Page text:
SHORT STORIES / SALEMI: Confidence. (Working) Summer. Si J’avais Su. Early Morning. Unsaid. Regina. TRISTANO: Lennie’s Pennies. LENNON-McCARTNEY: Julia / Martin Salemi, pn; Mike Delaere, bs; Toine Cnockaert, dm / Igloo Records IGL285
This is one of those very rare recordings that fuse a warm, relaxed feeling with real invention and interest. Martin Salemi, a 29-year-old Belgian pianist, makes his CD debut here with an album that mixes in the styles of Bill Evans, Lennie Tristano, and a touch of Claude Bolling. The opening track is a perfect case in point. Starting out in a soft, slow mood, it suddenly explodes in the middle with an extended double-time improvisation featuring some nifty right-hand runs before moving back to the slower tempo and showing off some classically-influenced counterpoint.And his trio partners, bassist Delaere and drummer Cnockaert, are right there with him.
The second piece, (Working) Summer, is a calypso-sounding sort of piece in 5/4. Salemi clearly has fun with this, indulging in some remarkable phrases in which the rhythm is skewed by means of a slight holding back or tenuto on certain notes in his improvisation. He becomes quite busy, turning eights into triplets and then into sixteenths as he turns up the heat within the trio. Cnockaert takes an interesting, tasteful drum solo that definitely adds to the atmosphere.
Si J’avais Su is one of those ballads that, somehow or other, have “French” written all over them. Don’t ask me to define exactly what it is; it’s just something in the chording and the melodic progression that reminded me of some of Claude Bolling’s and Jacques Prévert’s work in the past. Salemi plays it, and everything on this album, with a light but very definite touch. Every note emerges crisply and clearly, as if it was etched in glass.
The late Clare Fischer made a specialty of Lennie’s Pennies, recording it several times with different-sized groups. His piano trio recording presented the music very tongue-in-cheek, starting with an out-of-tempo introduction in which the original Pennies From Heaven tune was played with typically quirky Tristano changes before moving into more serious playing. Salemi is rather serious from start to finish, but he certainly captures Tristano’s style and energy quite well.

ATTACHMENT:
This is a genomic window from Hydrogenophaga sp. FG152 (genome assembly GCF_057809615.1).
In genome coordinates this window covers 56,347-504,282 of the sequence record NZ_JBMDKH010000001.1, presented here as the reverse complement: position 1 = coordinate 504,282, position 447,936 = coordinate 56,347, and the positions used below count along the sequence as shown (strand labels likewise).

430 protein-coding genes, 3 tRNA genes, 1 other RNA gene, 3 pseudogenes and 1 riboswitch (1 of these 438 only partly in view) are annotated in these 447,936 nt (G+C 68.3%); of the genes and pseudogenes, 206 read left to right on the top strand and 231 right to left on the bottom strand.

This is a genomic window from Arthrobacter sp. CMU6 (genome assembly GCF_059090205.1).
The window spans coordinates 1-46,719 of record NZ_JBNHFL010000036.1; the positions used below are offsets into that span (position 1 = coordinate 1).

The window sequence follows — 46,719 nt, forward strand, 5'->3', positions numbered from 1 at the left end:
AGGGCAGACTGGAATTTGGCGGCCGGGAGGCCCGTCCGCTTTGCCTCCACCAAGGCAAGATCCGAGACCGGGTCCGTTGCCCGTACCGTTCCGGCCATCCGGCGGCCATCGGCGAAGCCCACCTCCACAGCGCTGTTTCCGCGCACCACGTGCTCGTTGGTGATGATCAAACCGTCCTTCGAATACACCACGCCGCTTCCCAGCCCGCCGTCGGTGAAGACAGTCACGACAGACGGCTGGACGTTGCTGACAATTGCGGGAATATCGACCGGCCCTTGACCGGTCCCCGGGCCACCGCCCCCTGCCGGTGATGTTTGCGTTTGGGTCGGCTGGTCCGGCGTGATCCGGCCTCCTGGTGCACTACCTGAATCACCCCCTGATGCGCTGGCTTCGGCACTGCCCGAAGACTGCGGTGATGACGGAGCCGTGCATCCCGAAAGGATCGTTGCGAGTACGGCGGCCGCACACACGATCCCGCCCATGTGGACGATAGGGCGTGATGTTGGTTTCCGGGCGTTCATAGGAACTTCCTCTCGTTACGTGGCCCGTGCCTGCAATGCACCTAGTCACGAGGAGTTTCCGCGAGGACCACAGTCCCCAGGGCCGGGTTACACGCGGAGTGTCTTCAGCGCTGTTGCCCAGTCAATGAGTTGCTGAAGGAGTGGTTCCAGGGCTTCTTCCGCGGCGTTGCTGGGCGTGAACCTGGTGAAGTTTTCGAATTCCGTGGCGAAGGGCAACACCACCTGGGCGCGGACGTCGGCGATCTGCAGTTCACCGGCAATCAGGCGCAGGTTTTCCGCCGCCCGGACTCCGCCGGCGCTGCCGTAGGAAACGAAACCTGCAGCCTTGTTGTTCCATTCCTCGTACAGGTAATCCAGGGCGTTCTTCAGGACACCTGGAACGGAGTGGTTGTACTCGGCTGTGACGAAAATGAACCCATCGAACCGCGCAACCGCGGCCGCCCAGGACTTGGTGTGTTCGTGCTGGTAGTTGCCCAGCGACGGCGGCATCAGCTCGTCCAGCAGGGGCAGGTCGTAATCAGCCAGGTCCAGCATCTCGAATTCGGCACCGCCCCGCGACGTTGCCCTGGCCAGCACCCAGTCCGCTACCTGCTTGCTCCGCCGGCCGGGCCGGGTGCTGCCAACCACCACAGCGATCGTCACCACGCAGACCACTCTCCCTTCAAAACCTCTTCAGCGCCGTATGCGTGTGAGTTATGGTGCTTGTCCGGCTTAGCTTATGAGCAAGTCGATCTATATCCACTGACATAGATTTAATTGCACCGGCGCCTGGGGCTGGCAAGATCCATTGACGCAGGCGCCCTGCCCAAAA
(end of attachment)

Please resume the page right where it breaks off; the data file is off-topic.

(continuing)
Early Morning, another Salemi original, is a waltz with yet another sort of Gallic accent about it, played with Evans-like sensitivity—again, ramping up the volume and the swing in the more excitable central section. Equally interesting is his reworking of the Beatles tune Julia, in which Salemi gives us just enough of the original melody to let us in on what he’s doing, This one is an a cappella solo. Unsaid, another Salemi original, is taken at either a brisk 3 or a medium-tempo 6/8, whichever you prefer to call it. This one definitely rides above some nifty chord changes, firmly tonal yet continually surprising. Cnockaert.again throw in some Caribbean-styled rhythm behind the pianist. This one almost sounds like a Dave Brubeck sort of piece…just wonderful! As per usual, Salemi gets quite worked up in the middle section. I love the fact that he doesn’t keep his moods static, and the rhythm section just flies behind him on this one.
The finale, Regina, is another piece in irregular rhythm, suggesting but not quite achieving a bossa nova. Salemi’s chord structure here is modal, using occasional movement down a half-tone to suggest variety while essentially staying in one place the whole time. Cnockaert’s drums are subtle and just right in terms of the “push” he gives the beat, creating a motor rhythm somewhat the opposite of Salemi’s. A bit of Blue Note-era bluesy funk is thrown in in the middle by the pianist, with both bass and drums getting busier behind him.
I really can’t praise this album highly enough. If the reader gets the feeling from the above review that I didn’t quite describe Salemi’s playing in enough detail, it is only because there is so much detail that it’s better to just listen and not analyze too much. Get it!
—© 2017 Lynn René Bayley
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